After that I decided that I needed to put all of my energy into really developing a web development/design agency. I had been following Brennan’s stuff for a while, and was reading all of his free content. When I saw the opportunity to sign up for Double Your Freelancing Rate, I jumped at the opportunity.

From reading the description, it had everything I did not know how to do, and other things I didn’t think I needed to know how to do. About a week into going over the materials, an opportunity to write my first proposal came through. What timing!

“I basically followed Brennan’s advice, and scripts exactly.”

All of his materials (such as the contracts, etc) are terrific tools that will make you stick out from other developers. In the first meeting, the client kept mentioning how good the questioning was, and that others have never asked them such detailed questions.

This was happening so fast, I couldn’t even do the other assignments Brennan was suggesting. I was just skipping ahead in the book, and ended up winning the contract because of DYFR.

“After only a month of reading DYFR, I had closed a month-long $16k project with a high-end dentist on Madison Ave. NYC, and am now on a monthly retainer with more projects coming soon with just them.”

The organization, information and materials have more than paid for themselves. These courses really help you to determine the true value you bring to the table, and help you educate the client as to how they should perceive their own value.

Many times these businesses are trying to find the right solutions to problems, but don’t even know themselves how much those solutions are worth it to them. I was able to show them using what Brennan teaches in his courses.

What are some specific tactics, strategies, or pieces of advice that have really helped you grow?

1. When writing a proposal be as specific as possible. Chances are, when you’re dealing with another person who runs a company, they are pretty smart individuals. While they may be as nice as can be, people will always expect more unless it’s clearly written out. I did this and it has saved me numerous headaches with this particular client.

2. Think not in terms of an hourly rate for a project, but overall value that you’re bringing to the project. When you price in these terms it leaves little room for your client to try and negotiate to lower your hourly rate.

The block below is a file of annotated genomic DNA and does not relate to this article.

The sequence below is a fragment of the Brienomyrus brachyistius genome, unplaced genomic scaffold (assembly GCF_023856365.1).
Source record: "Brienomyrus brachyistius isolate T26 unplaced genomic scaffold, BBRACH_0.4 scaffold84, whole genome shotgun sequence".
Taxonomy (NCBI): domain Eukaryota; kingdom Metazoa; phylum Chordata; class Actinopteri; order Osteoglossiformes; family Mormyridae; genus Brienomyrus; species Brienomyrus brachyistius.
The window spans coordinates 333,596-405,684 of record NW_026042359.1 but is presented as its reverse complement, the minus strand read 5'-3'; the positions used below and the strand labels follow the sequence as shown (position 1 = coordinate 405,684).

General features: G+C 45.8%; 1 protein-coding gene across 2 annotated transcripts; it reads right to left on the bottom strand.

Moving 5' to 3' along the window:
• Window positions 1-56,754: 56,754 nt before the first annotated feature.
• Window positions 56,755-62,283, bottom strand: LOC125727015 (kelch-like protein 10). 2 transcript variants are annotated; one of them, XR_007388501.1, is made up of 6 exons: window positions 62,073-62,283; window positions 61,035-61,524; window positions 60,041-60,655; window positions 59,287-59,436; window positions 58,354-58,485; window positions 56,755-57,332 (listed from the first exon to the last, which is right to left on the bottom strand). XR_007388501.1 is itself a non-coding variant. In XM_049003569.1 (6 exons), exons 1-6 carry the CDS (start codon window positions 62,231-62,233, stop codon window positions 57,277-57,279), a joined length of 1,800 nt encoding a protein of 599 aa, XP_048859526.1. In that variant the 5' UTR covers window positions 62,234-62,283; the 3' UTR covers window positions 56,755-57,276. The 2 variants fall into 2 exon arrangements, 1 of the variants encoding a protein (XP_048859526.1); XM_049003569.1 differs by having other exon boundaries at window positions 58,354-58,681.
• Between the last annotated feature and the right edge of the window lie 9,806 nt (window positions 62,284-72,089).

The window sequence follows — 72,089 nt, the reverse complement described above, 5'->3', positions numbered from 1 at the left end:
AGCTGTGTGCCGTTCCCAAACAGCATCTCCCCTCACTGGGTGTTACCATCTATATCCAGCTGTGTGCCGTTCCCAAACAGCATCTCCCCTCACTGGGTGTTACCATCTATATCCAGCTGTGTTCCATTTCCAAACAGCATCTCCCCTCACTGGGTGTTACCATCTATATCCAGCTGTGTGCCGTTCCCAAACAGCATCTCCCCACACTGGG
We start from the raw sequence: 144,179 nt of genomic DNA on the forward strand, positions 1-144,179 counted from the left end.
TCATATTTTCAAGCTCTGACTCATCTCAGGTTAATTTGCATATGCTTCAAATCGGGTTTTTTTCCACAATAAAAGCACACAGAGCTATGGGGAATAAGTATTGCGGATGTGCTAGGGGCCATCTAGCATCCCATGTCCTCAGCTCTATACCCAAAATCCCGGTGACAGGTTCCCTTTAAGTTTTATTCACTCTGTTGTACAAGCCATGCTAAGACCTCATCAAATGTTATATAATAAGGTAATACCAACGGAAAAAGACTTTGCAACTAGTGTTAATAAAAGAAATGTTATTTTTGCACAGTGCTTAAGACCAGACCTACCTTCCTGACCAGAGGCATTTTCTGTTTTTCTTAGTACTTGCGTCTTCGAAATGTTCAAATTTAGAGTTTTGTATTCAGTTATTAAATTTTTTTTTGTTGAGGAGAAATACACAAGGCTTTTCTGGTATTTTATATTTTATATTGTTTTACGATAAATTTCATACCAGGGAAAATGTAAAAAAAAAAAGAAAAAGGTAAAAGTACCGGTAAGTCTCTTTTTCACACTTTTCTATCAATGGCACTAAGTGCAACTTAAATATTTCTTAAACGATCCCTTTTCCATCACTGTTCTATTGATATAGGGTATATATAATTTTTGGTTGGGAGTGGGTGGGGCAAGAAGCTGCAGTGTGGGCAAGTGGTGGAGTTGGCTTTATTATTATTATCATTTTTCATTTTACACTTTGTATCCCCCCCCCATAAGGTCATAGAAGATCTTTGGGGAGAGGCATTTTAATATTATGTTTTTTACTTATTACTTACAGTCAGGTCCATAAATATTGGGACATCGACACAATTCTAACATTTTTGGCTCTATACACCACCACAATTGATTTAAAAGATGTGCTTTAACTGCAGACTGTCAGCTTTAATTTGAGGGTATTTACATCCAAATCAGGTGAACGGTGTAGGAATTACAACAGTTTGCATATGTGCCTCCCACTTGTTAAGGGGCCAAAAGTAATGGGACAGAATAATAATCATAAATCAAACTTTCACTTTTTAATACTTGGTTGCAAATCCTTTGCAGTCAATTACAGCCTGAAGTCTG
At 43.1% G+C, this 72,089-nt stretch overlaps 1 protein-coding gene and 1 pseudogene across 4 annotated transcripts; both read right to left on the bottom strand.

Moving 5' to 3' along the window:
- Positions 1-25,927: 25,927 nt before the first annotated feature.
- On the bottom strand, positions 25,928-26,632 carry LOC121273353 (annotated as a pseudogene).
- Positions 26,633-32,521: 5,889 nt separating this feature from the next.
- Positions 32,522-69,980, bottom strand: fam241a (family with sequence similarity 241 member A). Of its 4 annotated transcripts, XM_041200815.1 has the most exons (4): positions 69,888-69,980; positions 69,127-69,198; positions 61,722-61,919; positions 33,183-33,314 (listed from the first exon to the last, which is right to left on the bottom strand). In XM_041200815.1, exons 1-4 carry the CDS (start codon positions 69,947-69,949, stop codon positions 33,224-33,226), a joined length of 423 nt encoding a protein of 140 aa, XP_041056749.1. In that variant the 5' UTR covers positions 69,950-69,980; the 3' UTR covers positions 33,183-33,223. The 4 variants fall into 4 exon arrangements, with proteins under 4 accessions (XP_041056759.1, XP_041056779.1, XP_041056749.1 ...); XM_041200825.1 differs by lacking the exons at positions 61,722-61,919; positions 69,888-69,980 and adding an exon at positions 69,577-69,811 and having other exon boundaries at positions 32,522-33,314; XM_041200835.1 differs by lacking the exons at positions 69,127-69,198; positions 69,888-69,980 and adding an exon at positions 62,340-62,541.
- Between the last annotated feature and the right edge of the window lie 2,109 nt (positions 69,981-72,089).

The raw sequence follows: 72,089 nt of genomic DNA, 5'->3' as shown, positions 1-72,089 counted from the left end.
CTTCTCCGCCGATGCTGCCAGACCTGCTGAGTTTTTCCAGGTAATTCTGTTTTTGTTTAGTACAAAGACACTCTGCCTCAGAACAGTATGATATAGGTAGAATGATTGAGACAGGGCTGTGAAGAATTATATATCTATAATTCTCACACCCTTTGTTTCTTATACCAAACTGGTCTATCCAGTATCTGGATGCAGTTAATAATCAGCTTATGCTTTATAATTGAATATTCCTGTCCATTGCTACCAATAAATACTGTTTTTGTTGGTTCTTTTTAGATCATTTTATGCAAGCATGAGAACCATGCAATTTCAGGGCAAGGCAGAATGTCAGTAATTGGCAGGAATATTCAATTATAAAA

“Surprisingly, none of my clients have even mentioned what the hourly rate is because I’ve been so “matter of fact” with my pricing structure, and continually tie my costs to the value a particular service will provide. Namely, more money for them.”

3. Always stay in control of the engagement. If you feel it slipping away because the client is trying to get something out of you that was not initially scoped, don’t answer too quickly. Tell them that you will get back with them so you can write up a good response. This type of thing can be avoided even better by developing a specific systemized approach in the very beginning of the project.

These courses are truly invaluable to your bottom line. It’s very motivating to have a real plan of attack when building your business. For the first time in six years, I truly feel like I have a handle on what I should be doing, and how.

Before now, I was really concerned with where my business was going, and whether I had made the right decision to begin my entrepreneurship journey. I was literally trying to find normal employment, and was having a hard time because I had been out on my own for so long.

“I no longer have that fear because this stuff really works. Sounds corny, but it has changed my life!”

What are you most excited about for your business in 2015?

I’m really excited about my business in 2015, especially with the Double Your Freelancing Client’s course. Since I had a lot of success from just studying Double Your Freelancing Rate, I’m confident that the success will continue.

The systems that I’ve learned in the first part of DYFC have already given me more direction. With this direction and organization, I’m no longer stressing out as to how I will build a business. I know I just need to apply what I learn, and challenge myself to do what’s required. The results have already been proven.

I’m also excited that I will be launching a new product/service as a result of some brainstorming and assignments from DYFC. I’m still working on the content and product that I am creating. More on that coming soon!

DeverenDeveren Fogle is a graduate from St. John’s Law School, and runs Corpus Couture, LLC, a web development, marketing, and design agency based in New York City. Before freelancing he launched his first iOS app called MyGeniusTrainer and appeared in Entrepreneur Magazine as its ‘Trep Of The Month in 2012.

He’s been freelancing for the last six-years, and recently has worked with large brands building interactive HTML5 ads, including: Adobe, Mashable, Cadillac, Vanguard, Wells Fargo, and others. Deveren is currently working on a new product for medical offices to help them develop and maintain a better web presence in this ever changing internet landscape.